Cost Drivers of Directors and Officers (D & O) Liability Insurance
Directors and Officers Liability (D & O) insurance is a fundamental component of any company’s risk management programme. A lack of D & O insurance may dissuade talented individuals from seeking an executive position at your company, as they don’t want to put their personal assets at risk in the event of a legal action.
As a savvy business owner looking to protect your bottom line, how do you weigh the cost of insurance to protect your senior leadership with the potential risk of a legal action? As regulatory investigations and defence expenses increase, prices for D&O insurance have gone up as well. Corporate indemnification provides the first line of liability protection; but certain circumstances—most notably, if the company goes bankrupt—necessitates that additional protection is offered to directors and officers.
A variety of factors determine the price of a company’s D&O insurance. Some low-risk companies pay pennies on the pound; others pay a lot more, but they understand it’s a lot less than the expenses they’d incur in a legal action. Recognising the cost drivers of D&O insurance—a company’s exposures, legislation and trends in D&O legal actions—can help you decide what cover your company needs to mitigate its unique exposures.
Company Characteristics and Exposures
To determine the cost of premiums and the limits of cover, insurers review several facets of the company’s structure and price D&O insurance accordingly. Some of these attributes include the following:
- Is the company mature or young and developing? Companies with less experience and a shorter history of proven effective management can be a riskier policy to underwrite than well-developed companies that have experienced directors and officers.
- What industry is the company involved in? Operating in certain industries, such as investment banking and securities, may expose executive management to more risks than those for the board members of a small not for profit.
- Is the company financially stable? Insurers consider the amount of debt a company has. If a company’s finances are unstable, the business has an increased chance of becoming insolvent during a legal action.
- Is the company planning on going public soon? Initial public offerings, the most common way to go public, increases the exposures for a private company. Issues, such as lack of disclosure or if the company’s performance fails to meet expectations, are significant risks for directors and officers during this process.
- Does your company have employees? From small not for profits to large, publicly held companies, employment-related claims are the primary cause of legal actions against an organisation’s directors and officers.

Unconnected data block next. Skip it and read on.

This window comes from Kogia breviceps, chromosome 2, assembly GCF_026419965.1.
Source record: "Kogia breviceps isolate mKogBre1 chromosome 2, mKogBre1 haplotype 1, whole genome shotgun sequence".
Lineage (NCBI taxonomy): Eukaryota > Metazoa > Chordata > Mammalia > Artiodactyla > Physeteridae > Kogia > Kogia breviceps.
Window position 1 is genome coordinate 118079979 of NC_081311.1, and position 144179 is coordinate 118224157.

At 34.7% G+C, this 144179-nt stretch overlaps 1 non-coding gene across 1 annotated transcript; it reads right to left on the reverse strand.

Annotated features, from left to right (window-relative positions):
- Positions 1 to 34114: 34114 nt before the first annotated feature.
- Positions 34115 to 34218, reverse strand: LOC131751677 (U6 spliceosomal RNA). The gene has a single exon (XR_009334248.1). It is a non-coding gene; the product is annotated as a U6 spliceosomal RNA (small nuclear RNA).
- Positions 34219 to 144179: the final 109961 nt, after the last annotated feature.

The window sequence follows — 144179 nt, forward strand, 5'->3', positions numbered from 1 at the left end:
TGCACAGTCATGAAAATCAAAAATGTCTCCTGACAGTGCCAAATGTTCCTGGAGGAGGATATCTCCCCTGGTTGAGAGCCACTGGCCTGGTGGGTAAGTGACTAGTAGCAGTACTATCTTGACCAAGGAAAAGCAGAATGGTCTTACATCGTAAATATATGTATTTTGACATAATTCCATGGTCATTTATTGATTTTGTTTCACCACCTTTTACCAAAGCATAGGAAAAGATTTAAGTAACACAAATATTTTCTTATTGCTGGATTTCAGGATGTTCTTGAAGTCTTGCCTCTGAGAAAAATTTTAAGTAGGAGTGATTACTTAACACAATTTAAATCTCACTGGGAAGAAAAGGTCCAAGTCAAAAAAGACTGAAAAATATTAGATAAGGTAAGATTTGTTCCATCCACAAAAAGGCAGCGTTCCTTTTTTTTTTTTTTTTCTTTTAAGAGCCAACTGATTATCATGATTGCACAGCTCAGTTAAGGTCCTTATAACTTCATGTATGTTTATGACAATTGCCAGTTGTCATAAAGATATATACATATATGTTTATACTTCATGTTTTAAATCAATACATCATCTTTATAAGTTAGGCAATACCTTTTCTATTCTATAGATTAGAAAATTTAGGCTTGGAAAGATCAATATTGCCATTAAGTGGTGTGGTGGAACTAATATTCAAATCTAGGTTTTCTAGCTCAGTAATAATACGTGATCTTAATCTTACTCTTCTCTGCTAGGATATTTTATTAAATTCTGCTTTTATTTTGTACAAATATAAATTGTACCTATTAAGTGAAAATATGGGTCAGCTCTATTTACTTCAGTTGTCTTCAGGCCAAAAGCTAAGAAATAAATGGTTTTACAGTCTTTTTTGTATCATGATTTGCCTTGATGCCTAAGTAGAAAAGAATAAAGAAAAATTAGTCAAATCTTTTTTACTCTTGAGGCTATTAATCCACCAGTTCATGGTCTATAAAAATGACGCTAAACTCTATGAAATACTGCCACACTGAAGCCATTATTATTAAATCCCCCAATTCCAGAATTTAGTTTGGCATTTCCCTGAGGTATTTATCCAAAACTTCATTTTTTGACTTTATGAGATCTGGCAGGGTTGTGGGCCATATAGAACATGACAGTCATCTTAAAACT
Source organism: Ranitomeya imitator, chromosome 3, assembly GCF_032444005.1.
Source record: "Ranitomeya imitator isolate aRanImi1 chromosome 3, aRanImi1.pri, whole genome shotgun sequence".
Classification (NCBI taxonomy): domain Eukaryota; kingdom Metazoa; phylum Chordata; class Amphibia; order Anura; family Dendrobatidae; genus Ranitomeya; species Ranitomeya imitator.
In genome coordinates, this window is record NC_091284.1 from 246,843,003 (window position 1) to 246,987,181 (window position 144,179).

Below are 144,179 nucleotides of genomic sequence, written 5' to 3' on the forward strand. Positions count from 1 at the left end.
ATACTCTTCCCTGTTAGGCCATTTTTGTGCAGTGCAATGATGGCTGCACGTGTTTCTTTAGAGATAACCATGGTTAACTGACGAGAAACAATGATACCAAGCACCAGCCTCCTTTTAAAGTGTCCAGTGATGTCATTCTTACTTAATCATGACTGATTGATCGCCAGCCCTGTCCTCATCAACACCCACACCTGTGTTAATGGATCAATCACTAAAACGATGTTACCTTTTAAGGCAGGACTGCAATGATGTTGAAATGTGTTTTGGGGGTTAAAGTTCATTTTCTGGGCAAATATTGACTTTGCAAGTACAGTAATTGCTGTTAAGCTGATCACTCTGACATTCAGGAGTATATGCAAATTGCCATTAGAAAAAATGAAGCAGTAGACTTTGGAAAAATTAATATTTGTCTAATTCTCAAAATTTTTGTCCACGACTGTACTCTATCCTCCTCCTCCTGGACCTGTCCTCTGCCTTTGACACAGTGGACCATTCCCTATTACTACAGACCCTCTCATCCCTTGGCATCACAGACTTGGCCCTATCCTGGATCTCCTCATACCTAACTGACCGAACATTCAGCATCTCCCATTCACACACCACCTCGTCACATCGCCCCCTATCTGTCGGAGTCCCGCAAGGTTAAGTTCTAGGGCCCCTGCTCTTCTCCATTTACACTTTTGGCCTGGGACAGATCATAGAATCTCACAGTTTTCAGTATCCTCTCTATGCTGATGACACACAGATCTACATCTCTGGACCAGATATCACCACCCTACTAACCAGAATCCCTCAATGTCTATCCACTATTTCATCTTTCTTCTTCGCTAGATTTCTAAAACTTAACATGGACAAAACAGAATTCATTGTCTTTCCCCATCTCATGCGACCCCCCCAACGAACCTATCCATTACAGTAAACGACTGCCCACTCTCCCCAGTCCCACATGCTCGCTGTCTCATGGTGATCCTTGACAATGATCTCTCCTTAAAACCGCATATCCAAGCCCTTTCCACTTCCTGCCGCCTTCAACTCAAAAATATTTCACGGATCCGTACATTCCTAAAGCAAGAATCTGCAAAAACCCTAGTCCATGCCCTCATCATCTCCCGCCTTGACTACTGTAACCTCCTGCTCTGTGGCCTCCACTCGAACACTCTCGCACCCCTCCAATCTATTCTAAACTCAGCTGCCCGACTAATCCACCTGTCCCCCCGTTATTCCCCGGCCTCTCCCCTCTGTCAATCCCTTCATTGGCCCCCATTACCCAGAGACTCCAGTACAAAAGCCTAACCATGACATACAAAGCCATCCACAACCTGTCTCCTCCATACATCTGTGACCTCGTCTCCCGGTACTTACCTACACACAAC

- Does the company operate in foreign markets? Conducting business internationally can complicate the D&O insurance needed. For example, in addition to domestic laws, each individual country has their own set of regulations to follow.
- What is the company’s history of past litigation? Insurers will analyse a company’s history of pervious legal actions and any adverse business developments and executive management changes.
Trends in D&O Legal actions
Even after a thorough assessment of a company’s risks, D&O insurance continues to be a high-severity product, as insurers are often hit unexpectedly with catastrophic claims. It’s no surprise that as litigation increases, the price of D&O insurance increases as well. In addition, as the litigation process grows lengthier and if multiple legal actions erupt from a single transaction, a company can quickly exhaust its primary layer of D&O cover.
Some types of legal actions occur less often but result in catastrophic losses. Other types result in smaller payouts but occur more frequently. Nonetheless, defence expenses can cost millions of pounds, even if the director or officer is not found liable. Some of the types of legal actions that affect directors and officers include:
- Breach of duty legal actions
- Employment-related legal actions
Know What Your Policy Covers
While many companies usually focus on the cost of their D&O policy, understanding the scope of the policy is even more critical. Most D&O policies are renewed yearly, and the terms and conditions can change. Read through your policy carefully. Be aware of the following:
- Look at the limits of your liability. Are they enough to cover your exposures? Companies with a lot of risk exposures usually find that they need more than just the primary cover, and purchase excess insurance as well.
- Be aware of exclusions; most D&O policies do not cover claims that arise from fraudulent or criminal acts.
- For some insurance insurers, Employment Practices Liability (EPL) insurance and Fiduciary Liability insurance are policies that are purchased separately from primary D&O insurance. Don’t assume they are automatically included in your D&O policy.
For more information on D&O cover options for your company, contact Lockyers today.